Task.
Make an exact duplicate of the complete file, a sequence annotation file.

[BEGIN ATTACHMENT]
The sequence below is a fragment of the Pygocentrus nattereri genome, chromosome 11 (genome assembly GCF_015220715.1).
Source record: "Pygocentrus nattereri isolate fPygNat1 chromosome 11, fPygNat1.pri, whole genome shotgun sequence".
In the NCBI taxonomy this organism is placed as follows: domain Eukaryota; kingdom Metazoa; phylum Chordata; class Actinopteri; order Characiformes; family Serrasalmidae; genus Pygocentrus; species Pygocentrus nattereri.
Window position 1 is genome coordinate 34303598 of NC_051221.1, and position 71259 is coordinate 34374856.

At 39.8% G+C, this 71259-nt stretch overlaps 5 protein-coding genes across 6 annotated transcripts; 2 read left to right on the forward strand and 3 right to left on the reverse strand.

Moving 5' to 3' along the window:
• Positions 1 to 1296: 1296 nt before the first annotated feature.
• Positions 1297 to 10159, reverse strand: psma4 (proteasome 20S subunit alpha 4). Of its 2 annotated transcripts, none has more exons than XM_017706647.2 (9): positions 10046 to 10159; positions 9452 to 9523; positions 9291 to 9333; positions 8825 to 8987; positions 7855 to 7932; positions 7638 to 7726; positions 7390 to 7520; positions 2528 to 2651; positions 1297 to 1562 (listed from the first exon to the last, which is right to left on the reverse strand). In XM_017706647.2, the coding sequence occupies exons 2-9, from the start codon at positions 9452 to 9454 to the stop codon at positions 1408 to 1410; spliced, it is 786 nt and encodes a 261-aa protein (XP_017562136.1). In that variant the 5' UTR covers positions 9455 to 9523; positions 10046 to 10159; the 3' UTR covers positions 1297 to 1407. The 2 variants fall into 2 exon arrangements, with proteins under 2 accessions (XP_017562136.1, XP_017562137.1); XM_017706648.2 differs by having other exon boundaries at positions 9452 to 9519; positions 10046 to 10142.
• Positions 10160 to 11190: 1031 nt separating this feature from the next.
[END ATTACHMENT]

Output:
The sequence below is a fragment of the Pygocentrus nattereri genome, chromosome 11 (genome assembly GCF_015220715.1).
Source record: "Pygocentrus nattereri isolate fPygNat1 chromosome 11, fPygNat1.pri, whole genome shotgun sequence".
In the NCBI taxonomy this organism is placed as follows: domain Eukaryota; kingdom Metazoa; phylum Chordata; class Actinopteri; order Characiformes; family Serrasalmidae; genus Pygocentrus; species Pygocentrus nattereri.
Window position 1 is genome coordinate 34303598 of NC_051221.1, and position 71259 is coordinate 34374856.

At 39.8% G+C, this 71259-nt stretch overlaps 5 protein-coding genes across 6 annotated transcripts; 2 read left to right on the forward strand and 3 right to left on the reverse strand.

Moving 5' to 3' along the window:
• Positions 1 to 1296: 1296 nt before the first annotated feature.
• Positions 1297 to 10159, reverse strand: psma4 (proteasome 20S subunit alpha 4). Of its 2 annotated transcripts, none has more exons than XM_017706647.2 (9): positions 10046 to 10159; positions 9452 to 9523; positions 9291 to 9333; positions 8825 to 8987; positions 7855 to 7932; positions 7638 to 7726; positions 7390 to 7520; positions 2528 to 2651; positions 1297 to 1562 (listed from the first exon to the last, which is right to left on the reverse strand). In XM_017706647.2, the coding sequence occupies exons 2-9, from the start codon at positions 9452 to 9454 to the stop codon at positions 1408 to 1410; spliced, it is 786 nt and encodes a 261-aa protein (XP_017562136.1). In that variant the 5' UTR covers positions 9455 to 9523; positions 10046 to 10159; the 3' UTR covers positions 1297 to 1407. The 2 variants fall into 2 exon arrangements, with proteins under 2 accessions (XP_017562136.1, XP_017562137.1); XM_017706648.2 differs by having other exon boundaries at positions 9452 to 9519; positions 10046 to 10142.
• Positions 10160 to 11190: 1031 nt separating this feature from the next.